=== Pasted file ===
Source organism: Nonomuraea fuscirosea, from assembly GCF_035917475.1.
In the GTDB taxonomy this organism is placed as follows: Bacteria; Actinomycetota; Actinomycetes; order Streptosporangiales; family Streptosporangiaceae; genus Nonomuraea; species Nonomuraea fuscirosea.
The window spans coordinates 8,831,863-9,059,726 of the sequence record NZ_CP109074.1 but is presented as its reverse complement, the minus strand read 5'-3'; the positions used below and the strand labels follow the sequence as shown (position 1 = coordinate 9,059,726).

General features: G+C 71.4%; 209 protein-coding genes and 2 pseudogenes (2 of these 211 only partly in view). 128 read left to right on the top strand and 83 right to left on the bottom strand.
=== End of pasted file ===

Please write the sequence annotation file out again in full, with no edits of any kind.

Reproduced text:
Source organism: Nonomuraea fuscirosea, from assembly GCF_035917475.1.
In the GTDB taxonomy this organism is placed as follows: Bacteria; Actinomycetota; Actinomycetes; order Streptosporangiales; family Streptosporangiaceae; genus Nonomuraea; species Nonomuraea fuscirosea.
The window spans coordinates 8,831,863-9,059,726 of the sequence record NZ_CP109074.1 but is presented as its reverse complement, the minus strand read 5'-3'; the positions used below and the strand labels follow the sequence as shown (position 1 = coordinate 9,059,726).

General features: G+C 71.4%; 209 protein-coding genes and 2 pseudogenes (2 of these 211 only partly in view). 128 read left to right on the top strand and 83 right to left on the bottom strand.